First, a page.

Lee Mandelo is a writer, critic, and occasional editor whose fields of interest include speculative and queer fiction, especially when the two coincide. They have been a past nominee for various awards including the Nebula, Lambda, and Hugo; their work can be found in magazines such as Tor.com, Clarkesworld, and Nightmare. Aside from a brief stint overseas learning to speak Scouse, Lee has spent their life ranging across Kentucky, currently living in Lexington and pursuing a PhD at the University of Kentucky.
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Growing up in Bullitt Co., KY alongside the evolution of the internet, Lee spent their early years hunting down questionable fansubs on dial-up, reading all the gay comics they could find, and experimenting with fashion choices ranging from gender-ambiguous goth to generalized nerd to sporty femme boy. Their exploration of gender over the years has been fairly public, as they began writing a column—“Queering SFF”—for Tor.com in 2010 at the age of nineteen. More than a decade later, they now consider themselves to be a gender-nonconforming guy, using he or they pronouns in daily life, but “genderqueer” is a word that still has a warm place in their heart.
Over their career, their short fiction has been featured in multiple magazines and collections, as well as being reprinted in collections such as Transcendent 2: The Year's Best Transgender Speculative Fiction, ed. Bogi Takacs, winner of the 2018 Lambda Award for Transgender Fiction. In terms of criticism and nonfiction, Lee is a regular contributor to Tor.com as well—not just the QSFF series, but also book reviews, essay cycles like "Safe as Life: A Four-Part Essay on Maggie Stiefvater’s Raven Cycle," and more. Other nonfiction pursuits include contributions to publications such as the multiple award-winner Dear Tiptree edited by Alisa Krasnostein and Alexandra Pierce, Queers Dig Time Lords, edited by Sigrid Ellis & Michael D. Thomas, and more. Once in a blue moon, they appear as a speaker for events such as for the lecture series Out to Lunch at the University of Connecticut.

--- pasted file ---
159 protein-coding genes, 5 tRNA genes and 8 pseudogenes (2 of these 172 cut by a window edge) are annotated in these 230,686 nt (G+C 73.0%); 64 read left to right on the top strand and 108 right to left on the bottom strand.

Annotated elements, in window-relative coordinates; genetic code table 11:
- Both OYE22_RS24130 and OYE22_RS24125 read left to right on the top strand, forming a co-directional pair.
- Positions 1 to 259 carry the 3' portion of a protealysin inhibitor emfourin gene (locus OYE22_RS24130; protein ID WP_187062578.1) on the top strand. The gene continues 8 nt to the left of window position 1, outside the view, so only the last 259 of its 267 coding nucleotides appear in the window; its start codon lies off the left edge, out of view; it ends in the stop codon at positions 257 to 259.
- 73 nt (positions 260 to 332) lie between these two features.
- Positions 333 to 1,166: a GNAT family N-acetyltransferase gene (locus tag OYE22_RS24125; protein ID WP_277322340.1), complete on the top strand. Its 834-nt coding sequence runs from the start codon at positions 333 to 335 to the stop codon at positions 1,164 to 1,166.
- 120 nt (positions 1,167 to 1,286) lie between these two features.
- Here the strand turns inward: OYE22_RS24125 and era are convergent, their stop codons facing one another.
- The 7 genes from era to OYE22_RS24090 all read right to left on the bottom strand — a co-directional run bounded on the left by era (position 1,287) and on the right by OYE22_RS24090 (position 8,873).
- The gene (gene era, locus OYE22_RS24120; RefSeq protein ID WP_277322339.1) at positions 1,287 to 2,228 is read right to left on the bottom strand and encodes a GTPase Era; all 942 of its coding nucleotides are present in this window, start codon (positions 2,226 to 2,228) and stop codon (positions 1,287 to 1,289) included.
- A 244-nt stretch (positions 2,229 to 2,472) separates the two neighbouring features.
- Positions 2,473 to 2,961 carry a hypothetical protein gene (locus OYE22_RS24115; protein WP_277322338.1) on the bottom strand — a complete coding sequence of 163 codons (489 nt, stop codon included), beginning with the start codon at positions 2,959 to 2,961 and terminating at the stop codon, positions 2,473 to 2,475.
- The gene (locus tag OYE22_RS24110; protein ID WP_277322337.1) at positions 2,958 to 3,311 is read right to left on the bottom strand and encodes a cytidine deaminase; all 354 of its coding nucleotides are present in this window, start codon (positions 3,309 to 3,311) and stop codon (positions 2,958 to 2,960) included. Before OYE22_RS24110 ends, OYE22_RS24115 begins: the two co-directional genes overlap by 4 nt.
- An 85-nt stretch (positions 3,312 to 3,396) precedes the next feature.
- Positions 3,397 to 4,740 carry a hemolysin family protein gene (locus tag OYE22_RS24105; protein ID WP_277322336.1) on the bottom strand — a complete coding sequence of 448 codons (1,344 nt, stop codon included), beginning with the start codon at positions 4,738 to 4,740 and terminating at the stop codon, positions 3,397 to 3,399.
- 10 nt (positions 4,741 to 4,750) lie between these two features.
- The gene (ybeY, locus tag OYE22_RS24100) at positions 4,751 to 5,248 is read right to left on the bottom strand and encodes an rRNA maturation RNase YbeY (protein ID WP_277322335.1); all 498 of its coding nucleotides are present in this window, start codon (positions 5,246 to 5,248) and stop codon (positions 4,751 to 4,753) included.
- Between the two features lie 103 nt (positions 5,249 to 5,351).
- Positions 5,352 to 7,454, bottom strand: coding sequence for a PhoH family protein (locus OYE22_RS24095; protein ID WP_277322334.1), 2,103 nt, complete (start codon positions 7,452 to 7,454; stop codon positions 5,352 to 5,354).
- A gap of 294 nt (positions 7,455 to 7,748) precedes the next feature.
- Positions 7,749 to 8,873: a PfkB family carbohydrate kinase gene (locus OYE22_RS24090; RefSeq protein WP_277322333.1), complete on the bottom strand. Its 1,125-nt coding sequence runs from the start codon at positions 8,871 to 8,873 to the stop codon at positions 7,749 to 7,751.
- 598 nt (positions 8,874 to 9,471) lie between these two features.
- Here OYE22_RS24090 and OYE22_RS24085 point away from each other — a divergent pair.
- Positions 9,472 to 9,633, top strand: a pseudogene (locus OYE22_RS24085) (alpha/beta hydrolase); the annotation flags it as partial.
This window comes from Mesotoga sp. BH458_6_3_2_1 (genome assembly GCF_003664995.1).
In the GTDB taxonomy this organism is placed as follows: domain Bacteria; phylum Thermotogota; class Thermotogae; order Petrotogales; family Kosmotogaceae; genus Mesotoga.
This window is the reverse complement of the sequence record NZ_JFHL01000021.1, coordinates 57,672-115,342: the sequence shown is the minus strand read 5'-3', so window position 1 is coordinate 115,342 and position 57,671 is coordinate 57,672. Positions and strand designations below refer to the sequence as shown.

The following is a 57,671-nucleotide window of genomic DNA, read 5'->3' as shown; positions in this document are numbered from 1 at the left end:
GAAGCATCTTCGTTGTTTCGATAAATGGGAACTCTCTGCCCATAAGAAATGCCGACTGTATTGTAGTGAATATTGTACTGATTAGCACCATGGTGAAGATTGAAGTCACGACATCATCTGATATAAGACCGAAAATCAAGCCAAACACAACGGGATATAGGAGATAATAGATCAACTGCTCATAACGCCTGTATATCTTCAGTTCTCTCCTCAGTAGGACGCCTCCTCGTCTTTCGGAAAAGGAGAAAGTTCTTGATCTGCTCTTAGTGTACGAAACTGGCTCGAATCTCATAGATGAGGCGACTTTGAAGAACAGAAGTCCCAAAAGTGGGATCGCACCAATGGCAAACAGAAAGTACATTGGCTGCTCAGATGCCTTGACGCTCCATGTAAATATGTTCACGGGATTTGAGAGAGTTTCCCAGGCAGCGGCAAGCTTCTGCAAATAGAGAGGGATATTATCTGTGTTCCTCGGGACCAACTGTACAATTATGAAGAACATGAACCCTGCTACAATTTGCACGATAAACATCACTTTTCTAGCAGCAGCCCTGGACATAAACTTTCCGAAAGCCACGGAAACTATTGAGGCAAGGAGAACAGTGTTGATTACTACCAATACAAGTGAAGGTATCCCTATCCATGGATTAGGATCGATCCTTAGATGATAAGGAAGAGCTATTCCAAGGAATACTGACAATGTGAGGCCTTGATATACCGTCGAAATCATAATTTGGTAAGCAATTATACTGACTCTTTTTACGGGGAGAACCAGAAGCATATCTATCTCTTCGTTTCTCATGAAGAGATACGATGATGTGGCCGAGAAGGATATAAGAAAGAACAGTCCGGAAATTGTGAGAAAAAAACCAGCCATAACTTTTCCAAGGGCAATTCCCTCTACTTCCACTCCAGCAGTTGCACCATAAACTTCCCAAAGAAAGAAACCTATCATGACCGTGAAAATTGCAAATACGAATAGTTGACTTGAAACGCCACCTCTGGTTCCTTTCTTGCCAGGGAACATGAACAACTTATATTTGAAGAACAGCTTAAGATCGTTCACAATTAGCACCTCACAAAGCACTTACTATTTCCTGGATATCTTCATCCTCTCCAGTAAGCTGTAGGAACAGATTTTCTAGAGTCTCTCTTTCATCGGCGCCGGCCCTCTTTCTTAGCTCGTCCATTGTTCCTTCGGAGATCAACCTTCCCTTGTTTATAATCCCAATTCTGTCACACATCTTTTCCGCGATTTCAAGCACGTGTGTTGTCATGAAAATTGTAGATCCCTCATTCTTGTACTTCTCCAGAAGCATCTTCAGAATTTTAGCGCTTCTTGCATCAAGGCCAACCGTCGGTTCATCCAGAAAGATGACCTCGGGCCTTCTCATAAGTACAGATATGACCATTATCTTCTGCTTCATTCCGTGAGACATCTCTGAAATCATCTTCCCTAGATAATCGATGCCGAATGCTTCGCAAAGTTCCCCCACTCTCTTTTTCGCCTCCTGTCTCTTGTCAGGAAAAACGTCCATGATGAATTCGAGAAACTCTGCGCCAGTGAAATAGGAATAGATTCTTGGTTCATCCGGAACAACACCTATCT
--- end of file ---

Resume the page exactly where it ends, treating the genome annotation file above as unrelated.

As for their academic career, Lee has pursued degrees in English and Contemporary Literature, including on a Master’s granted on fellowship to the University of Liverpool in 2014. After a five-year sting holding traditional jobs ranging from distance education to law, they recently returned to the world of scholarship to pursue a Ph.D. in Gender & Women’s Studies at the University of Kentucky with research focused on queer theory and transgender masculinities. During the course of the program, they’ve also been awarded the Wimberly C. Royster Graduate Excellence Awards in Arts and Sciencesgrant.
Splitting their time between writing fiction, teaching courses on gender and power, and reading all the queer nonsense possible, their daily life in Lexington involves a fair amount of eye strain. While they enjoy visiting bigger cities like Chicago as often as possible, for the Culture, there’s something about Kentucky that always pulls them back: chosen family, or the trees and hills, or the vibrant small communities of writers and queers they always find, or all of the above. Favored hobbies include cooking, petting dogs, taking too many photos, and lifting weights—as well as attending local drag shows and LGBTQ+ community events.
[Represented by Tara Gilbert of JDLA.]
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International Conference on the Fantastic in the Arts - March 2020, Orlando FL
WisCon - May 2020, Madison WI